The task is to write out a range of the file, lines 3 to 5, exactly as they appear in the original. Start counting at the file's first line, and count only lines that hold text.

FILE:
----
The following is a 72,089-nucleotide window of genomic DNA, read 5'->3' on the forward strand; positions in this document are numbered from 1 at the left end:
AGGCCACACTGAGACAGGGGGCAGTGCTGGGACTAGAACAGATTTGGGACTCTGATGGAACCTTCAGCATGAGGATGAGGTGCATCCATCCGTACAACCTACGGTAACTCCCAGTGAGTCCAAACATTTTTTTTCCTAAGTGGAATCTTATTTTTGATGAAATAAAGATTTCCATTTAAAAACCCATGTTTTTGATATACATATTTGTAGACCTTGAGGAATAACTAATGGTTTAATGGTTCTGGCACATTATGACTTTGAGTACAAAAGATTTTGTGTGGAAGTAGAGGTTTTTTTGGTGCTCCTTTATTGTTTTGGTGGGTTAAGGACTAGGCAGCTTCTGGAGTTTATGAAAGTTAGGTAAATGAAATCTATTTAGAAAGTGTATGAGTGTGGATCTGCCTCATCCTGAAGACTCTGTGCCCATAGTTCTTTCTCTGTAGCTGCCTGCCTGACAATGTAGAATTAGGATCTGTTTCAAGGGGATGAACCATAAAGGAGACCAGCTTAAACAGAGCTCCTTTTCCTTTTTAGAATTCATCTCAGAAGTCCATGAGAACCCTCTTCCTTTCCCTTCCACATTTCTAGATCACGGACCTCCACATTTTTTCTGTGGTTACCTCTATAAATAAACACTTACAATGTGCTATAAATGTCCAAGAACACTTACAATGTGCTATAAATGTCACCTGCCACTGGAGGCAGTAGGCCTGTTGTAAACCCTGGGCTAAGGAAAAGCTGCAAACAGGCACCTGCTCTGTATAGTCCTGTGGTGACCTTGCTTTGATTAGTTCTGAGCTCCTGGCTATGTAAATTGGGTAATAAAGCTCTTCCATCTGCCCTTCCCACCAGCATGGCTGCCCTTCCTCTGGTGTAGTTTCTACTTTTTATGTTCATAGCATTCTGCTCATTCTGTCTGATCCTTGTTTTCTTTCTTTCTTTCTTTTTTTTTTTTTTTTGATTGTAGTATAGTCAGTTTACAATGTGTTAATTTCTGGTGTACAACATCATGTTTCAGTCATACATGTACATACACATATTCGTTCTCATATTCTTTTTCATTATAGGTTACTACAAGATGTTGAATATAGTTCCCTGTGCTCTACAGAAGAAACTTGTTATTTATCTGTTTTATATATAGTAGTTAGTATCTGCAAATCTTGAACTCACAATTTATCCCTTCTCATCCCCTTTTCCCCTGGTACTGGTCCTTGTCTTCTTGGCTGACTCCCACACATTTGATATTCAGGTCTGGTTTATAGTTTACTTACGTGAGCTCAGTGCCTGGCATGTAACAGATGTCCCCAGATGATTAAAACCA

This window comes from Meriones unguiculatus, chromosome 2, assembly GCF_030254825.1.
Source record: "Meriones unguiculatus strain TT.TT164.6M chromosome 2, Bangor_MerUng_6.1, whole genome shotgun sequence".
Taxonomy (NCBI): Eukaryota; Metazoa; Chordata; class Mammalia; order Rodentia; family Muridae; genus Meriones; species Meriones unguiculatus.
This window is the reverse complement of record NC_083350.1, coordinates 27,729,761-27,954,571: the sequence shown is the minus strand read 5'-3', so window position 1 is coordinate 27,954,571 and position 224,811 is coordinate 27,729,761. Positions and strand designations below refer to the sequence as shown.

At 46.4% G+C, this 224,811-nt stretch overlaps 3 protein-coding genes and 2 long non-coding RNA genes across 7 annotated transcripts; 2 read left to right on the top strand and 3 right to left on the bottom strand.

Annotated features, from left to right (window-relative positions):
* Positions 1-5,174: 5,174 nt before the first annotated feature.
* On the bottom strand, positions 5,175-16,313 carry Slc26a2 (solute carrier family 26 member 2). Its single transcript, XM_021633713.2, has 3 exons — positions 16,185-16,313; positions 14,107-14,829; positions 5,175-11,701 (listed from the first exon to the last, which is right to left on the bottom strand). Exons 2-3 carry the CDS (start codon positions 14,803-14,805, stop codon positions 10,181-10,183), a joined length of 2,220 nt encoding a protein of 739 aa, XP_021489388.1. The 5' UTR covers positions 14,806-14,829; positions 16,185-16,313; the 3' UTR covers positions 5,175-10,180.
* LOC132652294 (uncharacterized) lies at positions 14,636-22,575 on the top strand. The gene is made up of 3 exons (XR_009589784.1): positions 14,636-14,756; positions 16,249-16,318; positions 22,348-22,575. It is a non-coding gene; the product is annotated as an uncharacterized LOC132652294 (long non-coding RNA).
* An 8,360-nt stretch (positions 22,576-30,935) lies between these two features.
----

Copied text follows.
This window comes from Meriones unguiculatus, chromosome 2, assembly GCF_030254825.1.
Source record: "Meriones unguiculatus strain TT.TT164.6M chromosome 2, Bangor_MerUng_6.1, whole genome shotgun sequence".
Taxonomy (NCBI): Eukaryota; Metazoa; Chordata; class Mammalia; order Rodentia; family Muridae; genus Meriones; species Meriones unguiculatus.